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Muddling On Through

Rev. Larry E. Wilson

"Every piece of Scripture, every prayer he'd prayed had brought him to this moment of this particular day." (Paul Stookey, in the song, "John Henry Bosworth")

When Vince Lombardi kicked off the Green Bay Packers training camp in 1961, he began a tradition of starting from scratch. He held out a football and said, "Gentlemen, this is a football." He took nothing for granted. I think that—especially during "the present distress" (1 Cor. 7:26)—we should take nothing for granted. We need to go back and rehearse the basics of walking humbly with our Lord. "Therefore, as you received Christ Jesus the Lord, so walk in him …" (Col. 2:6). Of all times, now is a time to humble ourselves before the Lord, to examine ourselves, to repent of ways we've compromised, to "re-form" our thoughts, attitudes, priorities, and lifestyles according to God's Word.

The 16th century Reformation was another time of "present distress." People needed to learn and relearn those basics. The bubonic plague was the pandemic of that day. Martin Luther wrote a pamphlet on how to respond. Christians were reacting to the plague in a variety of ways. (They sound strikingly comparable to the various ways Christians are reacting to COVID-19). Luther marshaled gospel doctrine to address these various reactions. Among other things, he said:

"Use medicine. Take potions that can help you. Fumigate house, yard, and street. Shun persons and places wherever your neighbor does not need your presence …. And act like someone who wants to help put out the burning city. What else is the epidemic but a fire that, instead of consuming wood and straw, devours life and body? You ought to think this way: 'Very well, by God's decree the enemy has sent us poison and deadly offal. Therefore, I'll ask God mercifully to protect us. Then I'll fumigate, help purify the air, administer medicine, and take it. I'll avoid places and persons where my presence is not needed in order not to become contaminated and thus perchance infect and pollute others, and so cause their death as a result of my negligence. If God wants to take me, he'll surely find me. I've done what he's expected of me and so I'm not responsible for either my own death or the death of others. If my neighbor needs me, however, I won't avoid his place or person. I'll go freely, as stated above.' See, this is such a God-fearing faith because it is neither brash nor foolhardy and does not tempt God" (slightly edited).

The fact that Luther had to muddle on through his "present crisis" with a medieval ignorance of germs, etc. didn't change the fact that he gave some biblically wise advice that helped the people he addressed.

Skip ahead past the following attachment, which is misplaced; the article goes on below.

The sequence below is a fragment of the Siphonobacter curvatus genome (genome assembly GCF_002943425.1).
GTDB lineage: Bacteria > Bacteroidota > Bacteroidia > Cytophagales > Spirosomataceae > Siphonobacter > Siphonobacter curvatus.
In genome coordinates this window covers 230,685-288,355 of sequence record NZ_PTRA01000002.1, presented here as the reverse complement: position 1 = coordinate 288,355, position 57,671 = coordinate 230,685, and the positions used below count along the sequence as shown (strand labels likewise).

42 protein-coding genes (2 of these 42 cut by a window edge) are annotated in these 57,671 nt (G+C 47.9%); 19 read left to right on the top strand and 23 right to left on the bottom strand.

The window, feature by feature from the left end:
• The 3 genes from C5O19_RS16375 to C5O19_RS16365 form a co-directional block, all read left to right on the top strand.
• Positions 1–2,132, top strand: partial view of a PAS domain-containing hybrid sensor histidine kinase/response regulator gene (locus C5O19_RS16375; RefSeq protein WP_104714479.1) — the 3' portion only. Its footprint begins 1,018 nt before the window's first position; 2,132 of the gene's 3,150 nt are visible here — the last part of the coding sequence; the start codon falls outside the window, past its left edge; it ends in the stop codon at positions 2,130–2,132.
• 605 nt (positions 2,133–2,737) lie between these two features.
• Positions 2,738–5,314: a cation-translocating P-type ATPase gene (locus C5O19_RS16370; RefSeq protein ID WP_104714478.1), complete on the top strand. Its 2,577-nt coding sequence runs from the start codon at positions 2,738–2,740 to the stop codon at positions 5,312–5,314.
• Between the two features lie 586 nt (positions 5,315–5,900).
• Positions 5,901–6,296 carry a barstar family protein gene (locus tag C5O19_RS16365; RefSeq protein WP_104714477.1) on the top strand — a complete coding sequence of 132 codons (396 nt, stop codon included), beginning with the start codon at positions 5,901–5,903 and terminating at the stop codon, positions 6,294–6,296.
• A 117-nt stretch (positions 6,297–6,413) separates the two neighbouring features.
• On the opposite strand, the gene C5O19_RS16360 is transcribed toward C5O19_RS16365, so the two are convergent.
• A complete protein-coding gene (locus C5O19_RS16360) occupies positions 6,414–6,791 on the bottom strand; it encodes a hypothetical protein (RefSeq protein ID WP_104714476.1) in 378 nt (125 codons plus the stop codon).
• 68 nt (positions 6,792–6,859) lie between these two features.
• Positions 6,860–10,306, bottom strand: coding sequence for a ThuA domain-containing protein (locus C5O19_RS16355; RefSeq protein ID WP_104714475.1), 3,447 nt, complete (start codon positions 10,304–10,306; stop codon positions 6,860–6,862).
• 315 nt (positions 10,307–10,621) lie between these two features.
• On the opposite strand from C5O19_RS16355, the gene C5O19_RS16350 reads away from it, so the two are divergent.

Alas, now we're called to muddle on through our own "present crisis"—and no one really knows how best to handle it. Our congregations are providentially hindered from gathering together for worship in the near future. The COVID-19 pandemic is an evil in itself. Add to that its social and economic consequences. But this "dark providence" gives us an opportunity to examine ourselves.

Let's go back to the basics of knowing and walking humbly with the Triune God of grace. Let's examine ourselves honestly in trust and contrition before our Lord. Let's reassess and reorder our priorities in light of what really matters. Let's renew our zeal for the public means of grace and for Christian fellowship. Let's pray not only for the wisdom to see opportunities to serve our neighbors and tell them about Jesus, but also for the courage to seize them. Let's listen humbly not only to each other but also to fellow Jesus-followers of varying stripes—for it's only "with all the saints" that the Spirit will enable us to comprehend Christ's love and be filled with God's fullness (see Eph. 3:18–19). Let's muddle on seeking the all-importance of Jesus as best as we can.

Relying step-by-step on our Father's gracious acceptance and enabling in Christ, then, we need to keep muddling on, as best we can, concretely loving believers and building up the body of Christ. We need to keep muddling on, as best we can, concretely loving our neighbors and serving them in the name of Christ. Do we dare to hope that the Lord is answering the many prayers that he'll revive true religion and reform his church? That he'll discredit harmful counterfeits? I pray so. But that means that maybe we need to be asking additional searching questions before our Lord. Are we really doing the right thing? How long should we keep doing it? Is our Lord preparing us for even greater tribulation, and are we submitting to and learning the lessons he's teaching us now? Shouldn't we be crying out to him in humiliation and recommitment? We find it easier to think of ways the world needs to change than of ways that we need to change. If our Lord does re-form his church, then we shouldn't expect to go back to "business as usual" on the other side of "the present crisis." We should expect things to be different — for us as well as others. So, let's make sure to practice the basics. "Brothers and sisters, this is a Bible."

Larry Wilson is a retired OPC minister. He's serving as stated supply at Grace OPC in Wasilla, AK.

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